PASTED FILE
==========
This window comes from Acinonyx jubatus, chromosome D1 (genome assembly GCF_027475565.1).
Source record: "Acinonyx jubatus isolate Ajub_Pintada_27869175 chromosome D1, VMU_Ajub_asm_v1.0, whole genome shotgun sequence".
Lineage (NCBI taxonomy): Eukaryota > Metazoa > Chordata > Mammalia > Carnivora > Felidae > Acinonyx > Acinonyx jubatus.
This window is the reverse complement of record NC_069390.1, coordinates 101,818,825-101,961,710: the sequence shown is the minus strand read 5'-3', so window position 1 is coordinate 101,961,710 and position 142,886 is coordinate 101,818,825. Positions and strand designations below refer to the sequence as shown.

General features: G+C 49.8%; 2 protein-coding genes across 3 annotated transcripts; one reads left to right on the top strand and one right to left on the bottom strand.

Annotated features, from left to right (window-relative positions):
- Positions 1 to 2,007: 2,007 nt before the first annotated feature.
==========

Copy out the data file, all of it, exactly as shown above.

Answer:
This window comes from Acinonyx jubatus, chromosome D1 (genome assembly GCF_027475565.1).
Source record: "Acinonyx jubatus isolate Ajub_Pintada_27869175 chromosome D1, VMU_Ajub_asm_v1.0, whole genome shotgun sequence".
Lineage (NCBI taxonomy): Eukaryota > Metazoa > Chordata > Mammalia > Carnivora > Felidae > Acinonyx > Acinonyx jubatus.
This window is the reverse complement of record NC_069390.1, coordinates 101,818,825-101,961,710: the sequence shown is the minus strand read 5'-3', so window position 1 is coordinate 101,961,710 and position 142,886 is coordinate 101,818,825. Positions and strand designations below refer to the sequence as shown.

General features: G+C 49.8%; 2 protein-coding genes across 3 annotated transcripts; one reads left to right on the top strand and one right to left on the bottom strand.

Annotated features, from left to right (window-relative positions):
- Positions 1 to 2,007: 2,007 nt before the first annotated feature.